Unavailable for some time now, this is a smart little film with a pleasingly ambiguous narrative. To celebrate their A-level results, ten Geordie friends head for a music festival, get booted off the coach for rowdiness, walk to the coast and end up trapped on a causeway-accessible island. They tell spooky stories around a campfire but, in commendable defiance of tradition, don’t get drunk or high. In the morning, two are missing and others vanish one by one, while a tall, dark-clad figure is occasionally glimpsed. The key, somehow, is ‘new girl’ gothette Izzy. A final act flashback montage of violent deaths and slashed tents contradicts the silent, mysterious disappearances, suggesting the whole thing might be in Izzy’s head. Well shot and edited, with atmospheric music by, among others, top folkie Kathryn Tickell. Shot in 2011, this had a couple of local screenings and was briefly available on the now defunct Vodo website. Music video director Shotton allegedly coined the term ‘Madchester’!
Wednesday, 16 September 2020
Unsure of its own title, this latest Driscoll film is (mostly) the one he shot in 2006 as The Raven Part 2 which he has been trying to edit together ever since. Over the years variously aka The Devil’s Disciple, Back2Hell, When the Devil Rides Out and even Blade Hunter, it’s a prequel to EvilCalls, in which author George Carney comes up with the main story of that film. Hence stock footage of Eileen Daly (credited top and tail), Jason Donovan (in end credits only) and Norman Wisdom (uncredited). The Ask, who assures me he got paid, actually pops up in two very brief new scenes as Carney’s cuckolding bother.
Carney is a pulp writer whose New York editor Martha (Anthony) has bought a collection of original HP Lovecraft manuscripts which includes the ‘Necromonicon’ (sic) which is, of course, actually the secret diary of Aleister Crowley aged 36½. Martha sends Carney to New Orleans to get the diary authenticated by bisexual femme fatale tattooist Zilia (Ling, who flashes her tiny tits at the drop of a hat). This will somehow enable him to adapt it into a graphic novel because that’s what sells (as evidenced by a news report on a superhero named the Praying Mantis). It all turns out to be a plot to ritually sacrifice Carney and thereby resurrect the Great Beast himself.
Everybody is involved in this conspiracy, of course, including auctioneer Dudley Sutton (died 2018), university academic Vass Anderson (died 2015), vintage bookseller Sylvester McCoy, Madsen and Sizemore (who are both some sort of underworld contacts, I think), Zilia, Martha, The Ask and an unnamed comic book artist who seems to be Carney’s flatmate (the credits don’t identify individual characters, but this doesn’t seem to be any of the credited male cast). RADA graduate Clive Shilson (died 2012) appears momentarily as a strip club patron. The original 2006 shoot definitely included Kenny Baker (died 2016) and allegedly included Tom Savini, but neither is evident here.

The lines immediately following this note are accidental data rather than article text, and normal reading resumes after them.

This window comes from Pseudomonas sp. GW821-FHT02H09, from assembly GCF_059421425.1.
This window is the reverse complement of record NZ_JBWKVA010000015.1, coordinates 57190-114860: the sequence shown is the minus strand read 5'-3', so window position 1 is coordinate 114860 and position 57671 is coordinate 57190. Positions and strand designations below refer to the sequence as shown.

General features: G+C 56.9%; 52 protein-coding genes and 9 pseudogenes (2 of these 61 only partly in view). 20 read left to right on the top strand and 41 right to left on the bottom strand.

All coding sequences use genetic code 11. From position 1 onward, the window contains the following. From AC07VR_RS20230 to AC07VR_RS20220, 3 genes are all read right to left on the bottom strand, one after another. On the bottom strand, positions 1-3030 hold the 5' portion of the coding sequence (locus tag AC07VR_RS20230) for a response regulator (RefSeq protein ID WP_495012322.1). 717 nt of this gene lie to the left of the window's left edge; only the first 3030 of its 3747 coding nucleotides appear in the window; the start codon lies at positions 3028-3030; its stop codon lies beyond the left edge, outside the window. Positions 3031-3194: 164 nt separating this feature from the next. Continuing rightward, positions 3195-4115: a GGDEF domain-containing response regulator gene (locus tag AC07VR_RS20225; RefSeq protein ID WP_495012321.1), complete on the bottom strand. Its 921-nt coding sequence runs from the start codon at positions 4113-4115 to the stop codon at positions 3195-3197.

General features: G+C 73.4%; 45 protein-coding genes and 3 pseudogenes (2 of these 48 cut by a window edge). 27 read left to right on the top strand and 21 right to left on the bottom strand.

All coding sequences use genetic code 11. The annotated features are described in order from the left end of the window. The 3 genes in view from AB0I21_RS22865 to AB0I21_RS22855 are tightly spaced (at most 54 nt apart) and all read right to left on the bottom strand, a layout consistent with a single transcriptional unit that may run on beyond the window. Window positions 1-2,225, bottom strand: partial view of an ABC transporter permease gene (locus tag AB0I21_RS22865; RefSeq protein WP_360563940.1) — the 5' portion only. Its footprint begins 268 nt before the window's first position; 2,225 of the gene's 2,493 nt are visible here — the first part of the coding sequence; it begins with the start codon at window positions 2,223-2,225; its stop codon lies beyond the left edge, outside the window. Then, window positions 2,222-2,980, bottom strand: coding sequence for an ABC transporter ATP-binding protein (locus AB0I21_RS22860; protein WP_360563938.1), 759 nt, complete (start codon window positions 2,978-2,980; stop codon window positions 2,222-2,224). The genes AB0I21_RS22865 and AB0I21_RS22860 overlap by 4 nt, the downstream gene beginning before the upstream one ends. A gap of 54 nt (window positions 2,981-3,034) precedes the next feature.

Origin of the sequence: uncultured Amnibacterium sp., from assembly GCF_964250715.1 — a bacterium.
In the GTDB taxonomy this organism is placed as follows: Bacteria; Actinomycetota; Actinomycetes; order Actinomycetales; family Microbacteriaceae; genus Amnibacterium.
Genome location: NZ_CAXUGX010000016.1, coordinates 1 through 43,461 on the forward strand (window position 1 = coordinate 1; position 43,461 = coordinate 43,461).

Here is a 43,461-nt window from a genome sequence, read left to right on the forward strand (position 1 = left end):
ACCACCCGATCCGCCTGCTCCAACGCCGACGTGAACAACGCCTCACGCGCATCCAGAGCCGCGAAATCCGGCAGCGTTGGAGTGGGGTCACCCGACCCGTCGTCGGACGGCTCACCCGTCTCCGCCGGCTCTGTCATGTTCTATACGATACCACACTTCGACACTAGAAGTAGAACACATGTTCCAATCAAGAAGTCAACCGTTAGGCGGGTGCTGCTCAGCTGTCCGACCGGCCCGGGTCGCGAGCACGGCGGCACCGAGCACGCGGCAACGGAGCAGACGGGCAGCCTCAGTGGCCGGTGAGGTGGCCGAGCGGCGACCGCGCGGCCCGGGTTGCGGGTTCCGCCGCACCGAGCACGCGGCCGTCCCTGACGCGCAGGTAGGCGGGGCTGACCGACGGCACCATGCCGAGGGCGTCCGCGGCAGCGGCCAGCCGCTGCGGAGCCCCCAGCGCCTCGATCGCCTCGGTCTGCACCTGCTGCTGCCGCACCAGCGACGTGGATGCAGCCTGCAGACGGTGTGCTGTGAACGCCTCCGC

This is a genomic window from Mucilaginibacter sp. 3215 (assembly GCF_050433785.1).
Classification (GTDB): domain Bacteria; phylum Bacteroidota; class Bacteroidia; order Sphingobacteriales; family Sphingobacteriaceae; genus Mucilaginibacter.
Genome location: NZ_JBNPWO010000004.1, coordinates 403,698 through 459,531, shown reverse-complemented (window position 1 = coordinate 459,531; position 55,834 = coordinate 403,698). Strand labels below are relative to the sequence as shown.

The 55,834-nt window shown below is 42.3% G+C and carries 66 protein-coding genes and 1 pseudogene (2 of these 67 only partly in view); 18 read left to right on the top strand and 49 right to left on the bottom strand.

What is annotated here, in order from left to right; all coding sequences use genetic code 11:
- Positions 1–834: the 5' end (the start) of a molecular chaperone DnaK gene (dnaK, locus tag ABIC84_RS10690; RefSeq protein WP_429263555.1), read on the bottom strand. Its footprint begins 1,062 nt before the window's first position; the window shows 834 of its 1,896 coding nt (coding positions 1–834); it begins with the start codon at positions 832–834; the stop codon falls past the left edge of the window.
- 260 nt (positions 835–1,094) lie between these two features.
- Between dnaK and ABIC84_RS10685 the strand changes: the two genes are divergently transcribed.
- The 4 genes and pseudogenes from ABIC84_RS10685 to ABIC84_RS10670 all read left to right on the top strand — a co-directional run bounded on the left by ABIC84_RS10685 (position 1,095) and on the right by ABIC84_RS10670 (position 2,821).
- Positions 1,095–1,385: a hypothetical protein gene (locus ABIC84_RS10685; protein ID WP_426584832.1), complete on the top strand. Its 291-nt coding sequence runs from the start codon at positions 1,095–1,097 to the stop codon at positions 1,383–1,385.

Despite the rambling, nonsensical, contradictory plot – and the fact that almost all the American characters have British accents – this is actually one of The Drisc’s more coherent narratives; certainly much more so than the random WTF-ery of Assassin’s Revenge. The ending is sudden and inexplicable but there is a plot of sorts. Nominally it is “based on the MR James novel Casting the Runes” (which isn’t a novel…) and there are a couple of references to a slip of paper with symbols on it which Carney finds inside the diary, but that is swiftly forgotten. Nevertheless, the additional footage shot in Cornwall in 2017, including a scene in the Boscastle Witchcraft Museum, was filmed under the title Curse of the Demon.
This has finally seen the light of day thanks to American executive producers Maria Norman and Galen Walker of B-movie/space documentary distributor Monarch Films. A trailer was released in October 2018 and it finally turned up on both British and American Amazon Prime this month.
All the above notwithstanding, the film’s highlights include Sutton’s HP Lovecraft infodump speech, partly cut and pasted from a horror wiki, which specifies his dates of birth and death and then adds a new line that gets his age-at-death wrong; a time-lapse shot of the Moon crossing the New Orleans sky with a real-time rain effect over it; and the traditional misspellings which include actress Gabz Barker (on the front desk of the museum) as ‘Gabz Baker’ and British horror regular art director Melanie Light (here an ‘Art Dept Assistant’) as ‘Melaine Light’. Some things never change.